Publication number Priority date Publication date Assignee Title
WO2019238878A1 (en) * 2018-06-14 2019-12-19 Pharma Score Software Ivs System for registration of medicaments

Also Published As

Publication number Publication date
WO2014197445A3 (en) 2015-02-19
WO2014197445A2 (en) 2014-12-11

Similar Documents

Publication Publication Date Title
Holmes et al. Clinical outcomes at 1 year following transcatheter aortic valve replacement
Hirst et al. No surgical innovation without evaluation: evolution and further development of the IDEAL framework and recommendations
Hinchliffe More than one world, more than one health: re-configuring interspecies health
Sedrakyan et al. IDEAL-D: a rational framework for evaluating and regulating the use of medical devices
Fiks et al. Parent-reported outcomes of a shared decision-making portal in asthma: a practice-based RCT
Datta et al. Challenges to evaluating complex interventions: a content analysis of published papers
Low et al. A systematic review of interventions to change staff care practices in order to improve resident outcomes in nursing homes
Antoniou et al. Late rupture of abdominal aortic aneurysm after previous endovascular repair: a systematic review and meta-analysis
Ong et al. Effectiveness of remote patient monitoring after discharge of hospitalized patients with heart failure: the better effectiveness after transition–heart failure (BEAT-HF) randomized clinical trial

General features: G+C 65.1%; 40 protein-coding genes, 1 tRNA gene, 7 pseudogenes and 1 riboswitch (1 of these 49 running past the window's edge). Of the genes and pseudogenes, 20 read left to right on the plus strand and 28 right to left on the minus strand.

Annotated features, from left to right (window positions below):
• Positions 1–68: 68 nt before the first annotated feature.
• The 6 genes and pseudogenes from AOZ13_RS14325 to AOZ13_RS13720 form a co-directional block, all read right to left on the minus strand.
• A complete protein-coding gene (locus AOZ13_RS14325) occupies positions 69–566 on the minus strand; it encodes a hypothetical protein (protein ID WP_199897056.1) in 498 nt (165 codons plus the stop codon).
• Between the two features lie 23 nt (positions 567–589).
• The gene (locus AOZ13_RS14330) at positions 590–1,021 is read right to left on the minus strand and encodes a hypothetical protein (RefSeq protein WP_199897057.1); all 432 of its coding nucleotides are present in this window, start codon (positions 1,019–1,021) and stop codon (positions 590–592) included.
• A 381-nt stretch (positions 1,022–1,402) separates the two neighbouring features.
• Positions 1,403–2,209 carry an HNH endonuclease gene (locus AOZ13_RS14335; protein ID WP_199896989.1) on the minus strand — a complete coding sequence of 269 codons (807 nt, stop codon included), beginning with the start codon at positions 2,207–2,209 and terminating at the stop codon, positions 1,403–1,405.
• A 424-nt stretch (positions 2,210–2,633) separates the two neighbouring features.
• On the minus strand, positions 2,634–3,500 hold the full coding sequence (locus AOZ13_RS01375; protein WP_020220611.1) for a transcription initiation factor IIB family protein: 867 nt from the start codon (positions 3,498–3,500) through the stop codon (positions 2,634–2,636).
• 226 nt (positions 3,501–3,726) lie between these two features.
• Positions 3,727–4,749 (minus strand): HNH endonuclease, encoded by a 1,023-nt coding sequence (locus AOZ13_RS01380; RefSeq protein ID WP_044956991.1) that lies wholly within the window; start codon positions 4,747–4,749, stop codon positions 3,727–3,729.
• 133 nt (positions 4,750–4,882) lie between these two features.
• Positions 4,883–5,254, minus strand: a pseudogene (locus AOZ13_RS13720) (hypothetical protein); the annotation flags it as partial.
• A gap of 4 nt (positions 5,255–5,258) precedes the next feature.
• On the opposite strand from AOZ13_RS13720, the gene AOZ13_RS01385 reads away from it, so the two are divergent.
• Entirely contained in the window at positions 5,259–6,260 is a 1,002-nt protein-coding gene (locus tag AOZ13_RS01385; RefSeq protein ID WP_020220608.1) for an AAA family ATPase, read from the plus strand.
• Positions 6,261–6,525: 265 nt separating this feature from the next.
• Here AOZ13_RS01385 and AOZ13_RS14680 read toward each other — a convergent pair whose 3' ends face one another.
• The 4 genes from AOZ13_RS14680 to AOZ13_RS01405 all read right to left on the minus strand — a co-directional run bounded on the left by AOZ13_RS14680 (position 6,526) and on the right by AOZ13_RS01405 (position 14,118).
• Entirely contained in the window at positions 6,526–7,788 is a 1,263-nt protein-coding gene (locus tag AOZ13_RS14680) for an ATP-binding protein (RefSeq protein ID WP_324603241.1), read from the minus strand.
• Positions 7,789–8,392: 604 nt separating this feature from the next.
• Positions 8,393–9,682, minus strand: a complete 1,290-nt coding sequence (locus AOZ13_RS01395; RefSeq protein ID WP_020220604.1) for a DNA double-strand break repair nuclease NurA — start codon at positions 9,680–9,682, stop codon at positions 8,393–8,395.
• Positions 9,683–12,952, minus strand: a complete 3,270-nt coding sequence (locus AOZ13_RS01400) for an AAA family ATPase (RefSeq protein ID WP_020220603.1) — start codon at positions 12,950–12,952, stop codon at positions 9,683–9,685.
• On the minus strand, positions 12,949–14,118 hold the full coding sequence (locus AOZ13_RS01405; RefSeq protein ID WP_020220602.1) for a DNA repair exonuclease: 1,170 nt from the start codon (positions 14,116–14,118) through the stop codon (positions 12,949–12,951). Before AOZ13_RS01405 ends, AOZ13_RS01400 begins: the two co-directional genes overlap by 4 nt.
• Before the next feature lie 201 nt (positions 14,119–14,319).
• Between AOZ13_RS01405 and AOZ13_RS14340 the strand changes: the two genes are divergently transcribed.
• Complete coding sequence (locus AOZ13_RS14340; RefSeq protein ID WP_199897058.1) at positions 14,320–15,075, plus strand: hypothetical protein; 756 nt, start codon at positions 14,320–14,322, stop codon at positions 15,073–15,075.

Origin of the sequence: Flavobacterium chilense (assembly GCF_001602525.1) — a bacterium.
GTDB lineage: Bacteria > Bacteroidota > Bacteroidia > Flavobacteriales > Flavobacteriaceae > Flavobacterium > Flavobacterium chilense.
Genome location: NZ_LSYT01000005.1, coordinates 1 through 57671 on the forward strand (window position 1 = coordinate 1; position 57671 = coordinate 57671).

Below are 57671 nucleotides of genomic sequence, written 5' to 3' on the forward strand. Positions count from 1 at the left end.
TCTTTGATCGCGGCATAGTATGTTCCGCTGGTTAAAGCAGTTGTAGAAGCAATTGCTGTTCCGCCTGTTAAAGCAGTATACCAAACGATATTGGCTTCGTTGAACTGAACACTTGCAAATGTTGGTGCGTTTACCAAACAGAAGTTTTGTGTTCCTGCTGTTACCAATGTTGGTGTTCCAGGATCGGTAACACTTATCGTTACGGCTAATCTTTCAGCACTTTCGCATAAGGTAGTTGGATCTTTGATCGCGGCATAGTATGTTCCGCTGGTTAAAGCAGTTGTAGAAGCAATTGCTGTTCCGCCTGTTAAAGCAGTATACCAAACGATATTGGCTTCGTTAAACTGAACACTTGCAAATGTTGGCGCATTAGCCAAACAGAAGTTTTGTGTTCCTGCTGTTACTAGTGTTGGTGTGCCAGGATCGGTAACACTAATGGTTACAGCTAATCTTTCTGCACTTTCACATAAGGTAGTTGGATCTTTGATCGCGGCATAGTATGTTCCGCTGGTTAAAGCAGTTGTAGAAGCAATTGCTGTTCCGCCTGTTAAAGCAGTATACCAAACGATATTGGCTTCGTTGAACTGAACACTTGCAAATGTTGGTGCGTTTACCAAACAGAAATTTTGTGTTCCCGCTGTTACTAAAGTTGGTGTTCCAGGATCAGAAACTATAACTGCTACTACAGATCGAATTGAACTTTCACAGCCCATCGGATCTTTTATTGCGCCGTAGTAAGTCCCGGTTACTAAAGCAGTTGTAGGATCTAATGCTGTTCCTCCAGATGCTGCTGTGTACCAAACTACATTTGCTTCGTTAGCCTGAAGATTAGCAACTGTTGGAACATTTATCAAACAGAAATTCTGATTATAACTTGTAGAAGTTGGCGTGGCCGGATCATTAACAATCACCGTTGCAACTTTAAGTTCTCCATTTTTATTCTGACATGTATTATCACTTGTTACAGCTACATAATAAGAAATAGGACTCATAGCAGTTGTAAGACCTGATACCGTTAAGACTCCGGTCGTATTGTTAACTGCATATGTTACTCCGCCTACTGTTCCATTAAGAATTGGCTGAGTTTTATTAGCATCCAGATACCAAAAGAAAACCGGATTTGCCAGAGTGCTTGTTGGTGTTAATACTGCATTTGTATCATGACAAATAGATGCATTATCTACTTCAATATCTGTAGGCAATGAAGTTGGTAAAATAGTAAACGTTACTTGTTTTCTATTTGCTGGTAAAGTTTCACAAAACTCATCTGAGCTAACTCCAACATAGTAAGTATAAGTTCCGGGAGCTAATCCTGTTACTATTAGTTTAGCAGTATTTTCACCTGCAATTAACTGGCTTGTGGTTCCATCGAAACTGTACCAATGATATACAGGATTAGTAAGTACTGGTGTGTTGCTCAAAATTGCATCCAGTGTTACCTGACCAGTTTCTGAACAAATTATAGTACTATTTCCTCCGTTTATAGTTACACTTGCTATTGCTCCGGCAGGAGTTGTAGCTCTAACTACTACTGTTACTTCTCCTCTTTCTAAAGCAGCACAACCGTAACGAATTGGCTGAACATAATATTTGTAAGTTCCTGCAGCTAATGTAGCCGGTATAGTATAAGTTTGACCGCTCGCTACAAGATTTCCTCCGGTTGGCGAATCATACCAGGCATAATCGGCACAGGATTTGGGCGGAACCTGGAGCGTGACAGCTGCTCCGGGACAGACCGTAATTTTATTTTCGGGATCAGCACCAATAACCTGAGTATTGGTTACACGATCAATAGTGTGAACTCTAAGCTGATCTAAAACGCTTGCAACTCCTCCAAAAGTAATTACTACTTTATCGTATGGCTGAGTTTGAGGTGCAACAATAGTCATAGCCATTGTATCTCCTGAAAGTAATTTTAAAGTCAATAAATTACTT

Slight et al. Are we heeding the warning signs? Examining providers’ overrides of computerized drug-drug interaction alerts in primary care
Mans et al. Process mining in healthcare: evaluating and exploiting operational healthcare processes
Murphy et al. Transfusion practice and safety: current status and possibilities for improvement
US9594873B2 (en) Medical emergency framework
Ko et al. Systematic review of safety checklists for use by medical care teams in acute hospital settings-limited evidence of effectiveness
Lhermie et al. Addressing antimicrobial resistance: an overview of priority actions to prevent suboptimal antimicrobial use in food-animal production
Hernandez et al. Relationship between early physician follow-up and 30-day readmission among Medicare beneficiaries hospitalized for heart failure
Emanuel et al. What exactly is patient safety?
Agarwal et al. A pervasive computing system for the operating room of the future
Liverani et al. Understanding and managing zoonotic risk in the new livestock industries
Hoffmann et al. “Every error counts”: a web-based incident reporting and learning system for general practice
Gibbons et al. Influences on antimicrobial prescribing behaviour of veterinary practitioners in cattle practice in Ireland
Davies et al. A systematic review of the use of theory in the design of guideline dissemination and implementation strategies and interpretation of the results of rigorous evaluations
Clynch et al. Medical documentation: Part of the solution, or part of the problem? A narrative review of the literature on the time spent on and value of medical documentation
Stauffer et al. Effectiveness and cost of a transitional care program for heart failure: a prospective study with concurrent controls
Ward et al. Risk factors for variant Creutzfeldt–Jakob disease: a case–control study

Legal Events

Date Code Title Description
AS Assignment

Owner name: BOEHRINGER INGELHEIM VETMEDICA, INC., MISSOURI

Free format text: ASSIGNMENT OF ASSIGNORS INTEREST;ASSIGNOR:VAN DER LIST, MARK JOSEPH;REEL/FRAME:033058/0157

Effective date: 20140609

STCB Information on status: application discontinuation

Free format text: ABANDONED -- FAILURE TO RESPOND TO AN OFFICE ACTION